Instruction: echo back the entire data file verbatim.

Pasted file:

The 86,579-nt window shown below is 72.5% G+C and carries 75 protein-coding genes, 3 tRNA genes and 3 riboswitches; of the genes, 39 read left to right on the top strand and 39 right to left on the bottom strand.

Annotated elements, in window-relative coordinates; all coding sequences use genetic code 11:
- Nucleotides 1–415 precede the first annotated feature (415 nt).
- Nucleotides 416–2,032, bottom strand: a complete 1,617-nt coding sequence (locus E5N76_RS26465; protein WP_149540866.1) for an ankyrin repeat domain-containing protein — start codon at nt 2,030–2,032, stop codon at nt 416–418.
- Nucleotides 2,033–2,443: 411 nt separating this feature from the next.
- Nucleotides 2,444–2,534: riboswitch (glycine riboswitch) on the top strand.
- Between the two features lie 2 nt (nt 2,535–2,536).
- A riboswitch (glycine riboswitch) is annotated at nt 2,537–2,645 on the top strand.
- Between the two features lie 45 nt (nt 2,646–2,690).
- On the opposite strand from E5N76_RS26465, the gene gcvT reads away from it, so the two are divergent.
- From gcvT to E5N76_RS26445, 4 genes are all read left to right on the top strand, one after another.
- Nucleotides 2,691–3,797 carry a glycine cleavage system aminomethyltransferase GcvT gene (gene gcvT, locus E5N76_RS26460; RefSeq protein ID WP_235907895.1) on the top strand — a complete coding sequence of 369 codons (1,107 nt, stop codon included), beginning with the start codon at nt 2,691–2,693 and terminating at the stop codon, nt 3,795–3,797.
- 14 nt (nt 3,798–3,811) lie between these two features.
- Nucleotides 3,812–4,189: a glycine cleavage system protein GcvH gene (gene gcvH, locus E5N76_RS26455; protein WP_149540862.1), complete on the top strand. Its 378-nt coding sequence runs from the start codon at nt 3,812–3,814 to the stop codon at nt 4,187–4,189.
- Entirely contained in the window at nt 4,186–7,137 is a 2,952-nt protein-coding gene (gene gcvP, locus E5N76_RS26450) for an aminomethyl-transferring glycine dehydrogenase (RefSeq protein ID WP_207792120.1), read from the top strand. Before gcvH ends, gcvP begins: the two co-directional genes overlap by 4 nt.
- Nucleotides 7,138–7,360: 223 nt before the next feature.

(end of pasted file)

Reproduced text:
The 86,579-nt window shown below is 72.5% G+C and carries 75 protein-coding genes, 3 tRNA genes and 3 riboswitches; of the genes, 39 read left to right on the top strand and 39 right to left on the bottom strand.

Annotated elements, in window-relative coordinates; all coding sequences use genetic code 11:
- Nucleotides 1–415 precede the first annotated feature (415 nt).
- Nucleotides 416–2,032, bottom strand: a complete 1,617-nt coding sequence (locus E5N76_RS26465; protein WP_149540866.1) for an ankyrin repeat domain-containing protein — start codon at nt 2,030–2,032, stop codon at nt 416–418.
- Nucleotides 2,033–2,443: 411 nt separating this feature from the next.
- Nucleotides 2,444–2,534: riboswitch (glycine riboswitch) on the top strand.
- Between the two features lie 2 nt (nt 2,535–2,536).
- A riboswitch (glycine riboswitch) is annotated at nt 2,537–2,645 on the top strand.
- Between the two features lie 45 nt (nt 2,646–2,690).
- On the opposite strand from E5N76_RS26465, the gene gcvT reads away from it, so the two are divergent.
- From gcvT to E5N76_RS26445, 4 genes are all read left to right on the top strand, one after another.
- Nucleotides 2,691–3,797 carry a glycine cleavage system aminomethyltransferase GcvT gene (gene gcvT, locus E5N76_RS26460; RefSeq protein ID WP_235907895.1) on the top strand — a complete coding sequence of 369 codons (1,107 nt, stop codon included), beginning with the start codon at nt 2,691–2,693 and terminating at the stop codon, nt 3,795–3,797.
- 14 nt (nt 3,798–3,811) lie between these two features.
- Nucleotides 3,812–4,189: a glycine cleavage system protein GcvH gene (gene gcvH, locus E5N76_RS26455; protein WP_149540862.1), complete on the top strand. Its 378-nt coding sequence runs from the start codon at nt 3,812–3,814 to the stop codon at nt 4,187–4,189.
- Entirely contained in the window at nt 4,186–7,137 is a 2,952-nt protein-coding gene (gene gcvP, locus E5N76_RS26450) for an aminomethyl-transferring glycine dehydrogenase (RefSeq protein ID WP_207792120.1), read from the top strand. Before gcvH ends, gcvP begins: the two co-directional genes overlap by 4 nt.
- Nucleotides 7,138–7,360: 223 nt before the next feature.